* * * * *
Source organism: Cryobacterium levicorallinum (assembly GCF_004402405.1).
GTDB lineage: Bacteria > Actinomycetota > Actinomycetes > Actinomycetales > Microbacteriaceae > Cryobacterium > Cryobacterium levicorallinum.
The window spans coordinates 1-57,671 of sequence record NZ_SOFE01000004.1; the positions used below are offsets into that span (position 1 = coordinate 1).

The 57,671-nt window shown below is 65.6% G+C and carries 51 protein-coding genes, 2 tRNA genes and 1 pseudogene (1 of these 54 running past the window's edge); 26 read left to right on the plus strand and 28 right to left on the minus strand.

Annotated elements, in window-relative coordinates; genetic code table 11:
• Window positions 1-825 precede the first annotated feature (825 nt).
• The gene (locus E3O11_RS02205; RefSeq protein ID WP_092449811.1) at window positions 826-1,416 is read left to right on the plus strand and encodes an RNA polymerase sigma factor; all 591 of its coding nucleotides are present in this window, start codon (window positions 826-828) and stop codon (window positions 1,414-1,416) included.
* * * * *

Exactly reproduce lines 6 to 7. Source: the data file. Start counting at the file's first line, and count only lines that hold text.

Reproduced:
• Window positions 1-825 precede the first annotated feature (825 nt).
• The gene (locus E3O11_RS02205; RefSeq protein ID WP_092449811.1) at window positions 826-1,416 is read left to right on the plus strand and encodes an RNA polymerase sigma factor; all 591 of its coding nucleotides are present in this window, start codon (window positions 826-828) and stop codon (window positions 1,414-1,416) included.